Now, let’s pivot to consider the currently prescribed assessment SOL applicable to the IRS in the ERC context. Presently, for all but the 3rd and 4th quarters of 2021, the general IRC §6501 rule applies. This means that the IRS “must assess taxes within three years after a return’s original filing date (whether or not the return was filed on or after the due date).”11 Interestingly, as the Greenbook notes:
As a result of these timing rules, it is often the case that the statute of limitations on assessment expires at the same time as the deadline for a taxpayer to submit a claim for credit or refund on an amended return. For example, all timely-filed employment tax returns for all four quarters of 2020 are treated as filed on April 15, 2021 for the purpose of the statute of limitations on assessment. Furthermore, current law generally allows an employer that timely filed a Form 941 for any quarter of 2020 to submit a claim for credit or refund for that quarter of 2020 as late as April 15, 2024 (three years after April 15, 2021); the statute of limitations on assessment for this taxpayer would also expire on April 15, 2024 (three years after April 15, 2021).
Example—Assessment SOL (Excluding 2021’s 3rd and 4th Quarters):
Taxpayer timely filed Form 941 for the 2nd quarter of tax year 2020 on July 31, 2020. This return is deemed filed on April 15, 2021. To claim ERC for that quarter, Taxpayer filed the Form 941-X for that quarter on or before April 15, 2024. The IRS assessment SOL expires on April 15, 2024.
However, for the 3rd and 4th quarters of 2021, ARPA extended the assessment SOL from three years to five years.12 The Greenbook states:
Thus, the limitation period for assessment of erroneous [ARPA] paid leave credits and [ERC] will not expire before the date that is five years after the later of (1) the date on which the original return that includes the calendar quarter with respect to which the paid leave credit or [ERC] is determined is filed, or (2) the April 15 date on which the return is treated as filed. However, the [ARPA] extension of the limitations period applies only for the second and third quarters of 2021 for the paid leave tax credit and the third and fourth quarters of 2021 for the [ERC]. The [. . .] CARES Act did not include extensions of the limitations period. Hence, the [ARPA’s] extended limitations period applies only for two of the six quarters in which an employer may claim the paid leave tax credit and only for two of the eight quarters in which an employer may claim the [ERC].13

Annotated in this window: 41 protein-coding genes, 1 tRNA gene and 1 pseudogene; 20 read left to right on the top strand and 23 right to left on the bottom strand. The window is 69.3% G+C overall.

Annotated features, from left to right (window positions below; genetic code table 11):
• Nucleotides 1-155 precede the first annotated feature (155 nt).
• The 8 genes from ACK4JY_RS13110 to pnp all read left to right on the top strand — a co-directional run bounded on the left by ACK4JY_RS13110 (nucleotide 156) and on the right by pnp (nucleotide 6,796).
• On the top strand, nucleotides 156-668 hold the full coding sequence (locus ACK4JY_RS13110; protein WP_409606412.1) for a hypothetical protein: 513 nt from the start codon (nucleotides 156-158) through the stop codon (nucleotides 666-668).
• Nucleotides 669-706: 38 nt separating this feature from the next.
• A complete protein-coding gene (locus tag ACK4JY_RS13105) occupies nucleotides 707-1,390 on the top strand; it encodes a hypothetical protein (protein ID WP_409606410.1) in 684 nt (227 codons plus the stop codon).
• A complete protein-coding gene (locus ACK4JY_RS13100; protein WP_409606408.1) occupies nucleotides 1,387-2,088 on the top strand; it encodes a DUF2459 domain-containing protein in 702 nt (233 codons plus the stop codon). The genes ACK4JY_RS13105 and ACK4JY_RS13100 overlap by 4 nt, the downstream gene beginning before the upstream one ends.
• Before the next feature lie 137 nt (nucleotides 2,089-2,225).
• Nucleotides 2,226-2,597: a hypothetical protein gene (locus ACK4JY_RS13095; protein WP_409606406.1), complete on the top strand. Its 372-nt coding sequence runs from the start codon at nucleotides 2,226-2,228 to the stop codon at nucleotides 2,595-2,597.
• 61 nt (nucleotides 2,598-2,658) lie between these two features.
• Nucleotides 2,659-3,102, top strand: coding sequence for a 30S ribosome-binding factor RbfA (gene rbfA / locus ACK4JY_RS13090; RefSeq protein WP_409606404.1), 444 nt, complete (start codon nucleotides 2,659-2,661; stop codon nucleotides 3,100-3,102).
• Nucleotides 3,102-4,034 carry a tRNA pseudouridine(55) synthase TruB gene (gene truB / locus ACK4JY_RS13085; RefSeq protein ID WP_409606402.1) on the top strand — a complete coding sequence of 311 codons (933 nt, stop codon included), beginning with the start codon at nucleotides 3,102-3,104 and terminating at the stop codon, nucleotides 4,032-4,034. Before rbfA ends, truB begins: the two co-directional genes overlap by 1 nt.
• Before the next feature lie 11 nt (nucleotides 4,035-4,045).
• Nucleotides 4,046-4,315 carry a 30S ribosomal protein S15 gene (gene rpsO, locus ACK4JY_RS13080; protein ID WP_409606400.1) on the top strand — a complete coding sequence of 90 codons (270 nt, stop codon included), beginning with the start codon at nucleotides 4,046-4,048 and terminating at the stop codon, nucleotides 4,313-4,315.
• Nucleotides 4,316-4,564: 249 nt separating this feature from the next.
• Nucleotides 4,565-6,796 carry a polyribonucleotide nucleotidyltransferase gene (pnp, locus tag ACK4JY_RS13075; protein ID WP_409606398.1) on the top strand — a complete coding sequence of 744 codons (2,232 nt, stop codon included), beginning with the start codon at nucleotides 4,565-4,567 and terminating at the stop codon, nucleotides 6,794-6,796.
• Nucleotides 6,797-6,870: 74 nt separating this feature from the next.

Example—Assessment SOL 2021’s 3rd Quarter:
Taxpayer timely filed Form 941 for the 3rd quarter of tax year 2021 on June 30, 2021. This return is deemed filed on April 15, 2022. To claim ERC for that quarter, Taxpayer filed the Form 941-X for that quarter on or before April 15, 2025. The IRS assessment SOL expires on April 15, 2027.
The fiscal year 2024 budget proposes to “extend the limitations on the time period for the assessment of erroneous [ERC] under the CARES Act, as amended prior to the [ARPA], to conform with the same five-year period provided under [ARPA].”14 This means that the five-year IRS assessment SOL would apply to all eight calendar quarters in 2020 and 2021.
The Greenbook explains the reasoning for conforming all quarters in this manner, stating:
Providing a consistent rule for the limitations period to assess erroneous [ERC], as amended prior to [ARPA], would assist with IRS compliance and enforcement efforts. Additionally, the majority of dollars of [ERC] claims were made on amended tax returns, often with a substantial delay relative to the quarter of the underlying activity that generated the credit. As the current-law three-year limitations period applicable to the [ERC] does not restart when an amended return is filed, a three-year assessment limitations period makes it difficult for the IRS to audit the amended returns and timely assess any tax, if warranted.15
Undoubtedly, the IRS has been steadily increasing its scrutiny on ERC filings. Even if the fiscal year 2024 budget proposal is scrapped and the current assessment SOLs remain in place, that still gives the IRS a lengthy compliance enforcement period. And, remember, outside of the assessment SOL, the IRS may take other actions such as initiating a suit to recover erroneously issued refunds, or, where fraud is involved, the return will be indefinitely open to assessment. Note that a later filed amended return does not cure fraud.
All of this should prompt employers that took uncertain positions or that are bothered by nagging doubt about the accuracy of their claims and sufficiency of supporting documentation to consult a tax professional for an immediate pre-audit ERC assessment. If you need help with your ERC claim, contact our team today at (410) 497-5947 or you can schedule a confidential consultation.